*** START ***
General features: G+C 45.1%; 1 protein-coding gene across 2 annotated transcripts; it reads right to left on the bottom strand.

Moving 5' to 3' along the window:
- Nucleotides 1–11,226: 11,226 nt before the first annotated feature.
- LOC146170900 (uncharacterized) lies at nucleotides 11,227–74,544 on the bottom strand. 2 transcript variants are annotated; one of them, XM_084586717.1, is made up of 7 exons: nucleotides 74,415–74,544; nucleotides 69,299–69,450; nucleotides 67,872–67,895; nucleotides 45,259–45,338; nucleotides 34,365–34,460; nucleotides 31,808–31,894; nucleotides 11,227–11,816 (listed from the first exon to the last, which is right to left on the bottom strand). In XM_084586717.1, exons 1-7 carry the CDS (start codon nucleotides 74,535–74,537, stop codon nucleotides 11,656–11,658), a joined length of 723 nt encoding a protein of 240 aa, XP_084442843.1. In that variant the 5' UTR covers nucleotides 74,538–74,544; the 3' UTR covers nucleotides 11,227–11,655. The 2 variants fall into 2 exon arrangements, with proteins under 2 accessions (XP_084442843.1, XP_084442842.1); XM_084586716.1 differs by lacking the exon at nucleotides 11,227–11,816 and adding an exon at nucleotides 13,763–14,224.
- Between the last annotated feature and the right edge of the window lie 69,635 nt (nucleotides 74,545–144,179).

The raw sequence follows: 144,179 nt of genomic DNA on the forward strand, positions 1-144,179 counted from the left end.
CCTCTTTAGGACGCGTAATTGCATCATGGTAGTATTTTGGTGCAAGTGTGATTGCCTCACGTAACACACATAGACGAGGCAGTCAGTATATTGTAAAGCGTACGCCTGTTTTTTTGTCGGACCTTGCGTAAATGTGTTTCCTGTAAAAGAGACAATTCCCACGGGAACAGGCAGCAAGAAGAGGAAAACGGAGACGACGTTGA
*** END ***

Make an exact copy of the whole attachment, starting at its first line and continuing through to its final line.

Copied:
General features: G+C 45.1%; 1 protein-coding gene across 2 annotated transcripts; it reads right to left on the bottom strand.

Moving 5' to 3' along the window:
- Nucleotides 1–11,226: 11,226 nt before the first annotated feature.
- LOC146170900 (uncharacterized) lies at nucleotides 11,227–74,544 on the bottom strand. 2 transcript variants are annotated; one of them, XM_084586717.1, is made up of 7 exons: nucleotides 74,415–74,544; nucleotides 69,299–69,450; nucleotides 67,872–67,895; nucleotides 45,259–45,338; nucleotides 34,365–34,460; nucleotides 31,808–31,894; nucleotides 11,227–11,816 (listed from the first exon to the last, which is right to left on the bottom strand). In XM_084586717.1, exons 1-7 carry the CDS (start codon nucleotides 74,535–74,537, stop codon nucleotides 11,656–11,658), a joined length of 723 nt encoding a protein of 240 aa, XP_084442843.1. In that variant the 5' UTR covers nucleotides 74,538–74,544; the 3' UTR covers nucleotides 11,227–11,655. The 2 variants fall into 2 exon arrangements, with proteins under 2 accessions (XP_084442843.1, XP_084442842.1); XM_084586716.1 differs by lacking the exon at nucleotides 11,227–11,816 and adding an exon at nucleotides 13,763–14,224.
- Between the last annotated feature and the right edge of the window lie 69,635 nt (nucleotides 74,545–144,179).

The raw sequence follows: 144,179 nt of genomic DNA on the forward strand, positions 1-144,179 counted from the left end.
CCTCTTTAGGACGCGTAATTGCATCATGGTAGTATTTTGGTGCAAGTGTGATTGCCTCACGTAACACACATAGACGAGGCAGTCAGTATATTGTAAAGCGTACGCCTGTTTTTTTGTCGGACCTTGCGTAAATGTGTTTCCTGTAAAAGAGACAATTCCCACGGGAACAGGCAGCAAGAAGAGGAAAACGGAGACGACGTTGA